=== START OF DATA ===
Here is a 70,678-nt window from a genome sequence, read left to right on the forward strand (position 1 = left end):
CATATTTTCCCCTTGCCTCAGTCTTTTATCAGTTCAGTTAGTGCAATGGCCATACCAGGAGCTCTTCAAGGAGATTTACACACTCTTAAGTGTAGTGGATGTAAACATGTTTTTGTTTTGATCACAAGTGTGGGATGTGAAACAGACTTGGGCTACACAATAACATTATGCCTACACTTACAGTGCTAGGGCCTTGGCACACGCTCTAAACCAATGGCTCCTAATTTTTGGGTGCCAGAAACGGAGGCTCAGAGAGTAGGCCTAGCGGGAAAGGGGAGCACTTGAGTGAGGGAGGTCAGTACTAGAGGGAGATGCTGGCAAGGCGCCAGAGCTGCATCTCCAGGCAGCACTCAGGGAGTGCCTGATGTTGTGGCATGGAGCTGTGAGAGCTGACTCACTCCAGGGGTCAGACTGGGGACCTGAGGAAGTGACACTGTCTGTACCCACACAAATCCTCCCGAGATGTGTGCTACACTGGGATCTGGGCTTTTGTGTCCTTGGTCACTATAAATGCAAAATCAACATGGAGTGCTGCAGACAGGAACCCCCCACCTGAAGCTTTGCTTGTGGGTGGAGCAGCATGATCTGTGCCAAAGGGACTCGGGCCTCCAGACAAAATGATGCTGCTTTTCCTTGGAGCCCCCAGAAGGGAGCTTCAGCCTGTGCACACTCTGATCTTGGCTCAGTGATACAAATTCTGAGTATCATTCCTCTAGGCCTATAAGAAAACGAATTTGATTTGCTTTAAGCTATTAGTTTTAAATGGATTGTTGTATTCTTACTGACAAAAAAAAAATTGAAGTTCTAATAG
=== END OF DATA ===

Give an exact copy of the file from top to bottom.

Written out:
Here is a 70,678-nt window from a genome sequence, read left to right on the forward strand (position 1 = left end):
CATATTTTCCCCTTGCCTCAGTCTTTTATCAGTTCAGTTAGTGCAATGGCCATACCAGGAGCTCTTCAAGGAGATTTACACACTCTTAAGTGTAGTGGATGTAAACATGTTTTTGTTTTGATCACAAGTGTGGGATGTGAAACAGACTTGGGCTACACAATAACATTATGCCTACACTTACAGTGCTAGGGCCTTGGCACACGCTCTAAACCAATGGCTCCTAATTTTTGGGTGCCAGAAACGGAGGCTCAGAGAGTAGGCCTAGCGGGAAAGGGGAGCACTTGAGTGAGGGAGGTCAGTACTAGAGGGAGATGCTGGCAAGGCGCCAGAGCTGCATCTCCAGGCAGCACTCAGGGAGTGCCTGATGTTGTGGCATGGAGCTGTGAGAGCTGACTCACTCCAGGGGTCAGACTGGGGACCTGAGGAAGTGACACTGTCTGTACCCACACAAATCCTCCCGAGATGTGTGCTACACTGGGATCTGGGCTTTTGTGTCCTTGGTCACTATAAATGCAAAATCAACATGGAGTGCTGCAGACAGGAACCCCCCACCTGAAGCTTTGCTTGTGGGTGGAGCAGCATGATCTGTGCCAAAGGGACTCGGGCCTCCAGACAAAATGATGCTGCTTTTCCTTGGAGCCCCCAGAAGGGAGCTTCAGCCTGTGCACACTCTGATCTTGGCTCAGTGATACAAATTCTGAGTATCATTCCTCTAGGCCTATAAGAAAACGAATTTGATTTGCTTTAAGCTATTAGTTTTAAATGGATTGTTGTATTCTTACTGACAAAAAAAAAATTGAAGTTCTAATAG